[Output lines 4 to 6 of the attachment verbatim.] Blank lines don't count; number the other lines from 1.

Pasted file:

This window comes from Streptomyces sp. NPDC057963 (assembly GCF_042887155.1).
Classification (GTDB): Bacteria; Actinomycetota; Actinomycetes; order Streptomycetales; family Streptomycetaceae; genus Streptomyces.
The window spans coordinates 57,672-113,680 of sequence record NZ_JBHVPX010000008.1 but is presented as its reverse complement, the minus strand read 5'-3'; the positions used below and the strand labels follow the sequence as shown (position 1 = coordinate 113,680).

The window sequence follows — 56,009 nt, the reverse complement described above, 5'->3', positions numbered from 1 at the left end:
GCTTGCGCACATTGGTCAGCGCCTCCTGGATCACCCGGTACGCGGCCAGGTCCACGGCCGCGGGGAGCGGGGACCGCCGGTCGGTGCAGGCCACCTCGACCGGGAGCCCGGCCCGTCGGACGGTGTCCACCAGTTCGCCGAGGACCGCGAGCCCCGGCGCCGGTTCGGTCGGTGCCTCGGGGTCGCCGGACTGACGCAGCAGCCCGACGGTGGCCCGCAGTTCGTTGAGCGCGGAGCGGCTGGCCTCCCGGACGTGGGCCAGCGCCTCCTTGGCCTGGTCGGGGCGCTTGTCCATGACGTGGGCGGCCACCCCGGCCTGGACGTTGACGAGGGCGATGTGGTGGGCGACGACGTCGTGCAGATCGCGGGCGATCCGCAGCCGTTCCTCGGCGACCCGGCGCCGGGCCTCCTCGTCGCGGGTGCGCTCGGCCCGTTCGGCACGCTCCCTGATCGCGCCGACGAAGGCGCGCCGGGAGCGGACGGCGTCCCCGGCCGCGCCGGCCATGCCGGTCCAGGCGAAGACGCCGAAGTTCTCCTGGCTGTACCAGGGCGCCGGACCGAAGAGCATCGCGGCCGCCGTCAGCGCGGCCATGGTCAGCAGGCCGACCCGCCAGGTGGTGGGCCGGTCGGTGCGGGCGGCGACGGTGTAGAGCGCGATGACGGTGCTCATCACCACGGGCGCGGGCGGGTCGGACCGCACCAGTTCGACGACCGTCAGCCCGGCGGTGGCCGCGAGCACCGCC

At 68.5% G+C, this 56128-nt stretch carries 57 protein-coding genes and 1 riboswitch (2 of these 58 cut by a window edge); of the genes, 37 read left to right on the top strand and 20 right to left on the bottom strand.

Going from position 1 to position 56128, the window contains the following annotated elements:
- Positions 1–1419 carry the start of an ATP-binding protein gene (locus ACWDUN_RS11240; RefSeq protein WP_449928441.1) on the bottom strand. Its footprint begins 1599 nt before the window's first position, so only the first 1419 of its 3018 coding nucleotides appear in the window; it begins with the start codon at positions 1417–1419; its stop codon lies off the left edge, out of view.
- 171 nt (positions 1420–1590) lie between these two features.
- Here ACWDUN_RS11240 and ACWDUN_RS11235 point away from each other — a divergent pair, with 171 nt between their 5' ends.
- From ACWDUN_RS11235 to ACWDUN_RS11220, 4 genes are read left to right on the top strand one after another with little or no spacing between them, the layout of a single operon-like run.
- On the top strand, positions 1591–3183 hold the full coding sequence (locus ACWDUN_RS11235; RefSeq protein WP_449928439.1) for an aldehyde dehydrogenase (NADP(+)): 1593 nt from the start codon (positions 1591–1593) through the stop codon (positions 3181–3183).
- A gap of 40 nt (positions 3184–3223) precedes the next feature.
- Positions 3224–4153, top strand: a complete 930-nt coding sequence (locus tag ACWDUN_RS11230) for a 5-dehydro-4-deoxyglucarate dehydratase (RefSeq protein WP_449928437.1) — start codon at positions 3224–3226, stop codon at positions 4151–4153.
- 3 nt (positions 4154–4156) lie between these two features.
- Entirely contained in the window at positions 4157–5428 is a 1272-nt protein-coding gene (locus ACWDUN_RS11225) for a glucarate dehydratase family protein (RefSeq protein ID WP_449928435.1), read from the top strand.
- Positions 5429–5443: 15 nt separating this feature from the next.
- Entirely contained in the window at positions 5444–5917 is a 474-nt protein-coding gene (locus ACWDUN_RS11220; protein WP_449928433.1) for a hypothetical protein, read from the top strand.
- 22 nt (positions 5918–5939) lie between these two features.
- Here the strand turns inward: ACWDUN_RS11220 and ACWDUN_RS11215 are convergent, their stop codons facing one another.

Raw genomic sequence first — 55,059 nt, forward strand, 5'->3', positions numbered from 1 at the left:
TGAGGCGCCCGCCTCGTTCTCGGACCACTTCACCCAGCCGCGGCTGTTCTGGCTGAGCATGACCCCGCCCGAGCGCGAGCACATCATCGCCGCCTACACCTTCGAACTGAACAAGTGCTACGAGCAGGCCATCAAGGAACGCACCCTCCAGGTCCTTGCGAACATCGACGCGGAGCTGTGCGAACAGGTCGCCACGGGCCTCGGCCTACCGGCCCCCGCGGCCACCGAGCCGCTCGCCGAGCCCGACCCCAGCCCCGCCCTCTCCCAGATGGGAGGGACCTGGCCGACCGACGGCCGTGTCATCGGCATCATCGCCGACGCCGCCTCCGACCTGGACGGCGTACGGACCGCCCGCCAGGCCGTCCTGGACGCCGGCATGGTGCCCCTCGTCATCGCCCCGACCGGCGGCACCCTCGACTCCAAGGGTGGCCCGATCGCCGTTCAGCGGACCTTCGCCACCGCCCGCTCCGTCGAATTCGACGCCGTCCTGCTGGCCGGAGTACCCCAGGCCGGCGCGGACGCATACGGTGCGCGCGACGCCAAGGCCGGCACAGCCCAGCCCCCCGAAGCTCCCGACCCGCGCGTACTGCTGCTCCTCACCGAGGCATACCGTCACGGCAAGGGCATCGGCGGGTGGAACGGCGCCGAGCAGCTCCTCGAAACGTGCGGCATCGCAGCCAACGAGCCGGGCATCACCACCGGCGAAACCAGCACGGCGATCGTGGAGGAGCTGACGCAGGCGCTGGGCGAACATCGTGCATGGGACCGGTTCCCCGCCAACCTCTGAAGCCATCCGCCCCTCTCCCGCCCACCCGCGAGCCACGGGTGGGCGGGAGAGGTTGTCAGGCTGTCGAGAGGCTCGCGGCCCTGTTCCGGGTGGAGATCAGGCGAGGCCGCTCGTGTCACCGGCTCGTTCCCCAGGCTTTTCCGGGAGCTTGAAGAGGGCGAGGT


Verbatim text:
The window sequence follows — 56,009 nt, the reverse complement described above, 5'->3', positions numbered from 1 at the left end:
GCTTGCGCACATTGGTCAGCGCCTCCTGGATCACCCGGTACGCGGCCAGGTCCACGGCCGCGGGGAGCGGGGACCGCCGGTCGGTGCAGGCCACCTCGACCGGGAGCCCGGCCCGTCGGACGGTGTCCACCAGTTCGCCGAGGACCGCGAGCCCCGGCGCCGGTTCGGTCGGTGCCTCGGGGTCGCCGGACTGACGCAGCAGCCCGACGGTGGCCCGCAGTTCGTTGAGCGCGGAGCGGCTGGCCTCCCGGACGTGGGCCAGCGCCTCCTTGGCCTGGTCGGGGCGCTTGTCCATGACGTGGGCGGCCACCCCGGCCTGGACGTTGACGAGGGCGATGTGGTGGGCGACGACGTCGTGCAGATCGCGGGCGATCCGCAGCCGTTCCTCGGCGACCCGGCGCCGGGCCTCCTCGTCGCGGGTGCGCTCGGCCCGTTCGGCACGCTCCCTGATCGCGCCGACGAAGGCGCGCCGGGAGCGGACGGCGTCCCCGGCCGCGCCGGCCATGCCGGTCCAGGCGAAGACGCCGAAGTTCTCCTGGCTGTACCAGGGCGCCGGACCGAAGAGCATCGCGGCCGCCGTCAGCGCGGCCATGGTCAGCAGGCCGACCCGCCAGGTGGTGGGCCGGTCGGTGCGGGCGGCGACGGTGTAGAGCGCGATGACGGTGCTCATCACCACGGGCGCGGGCGGGTCGGACCGCACCAGTTCGACGACCGTCAGCCCGGCGGTGGCCGCGAGCACCGCC

At 68.5% G+C, this 56128-nt stretch carries 57 protein-coding genes and 1 riboswitch (2 of these 58 cut by a window edge); of the genes, 37 read left to right on the top strand and 20 right to left on the bottom strand.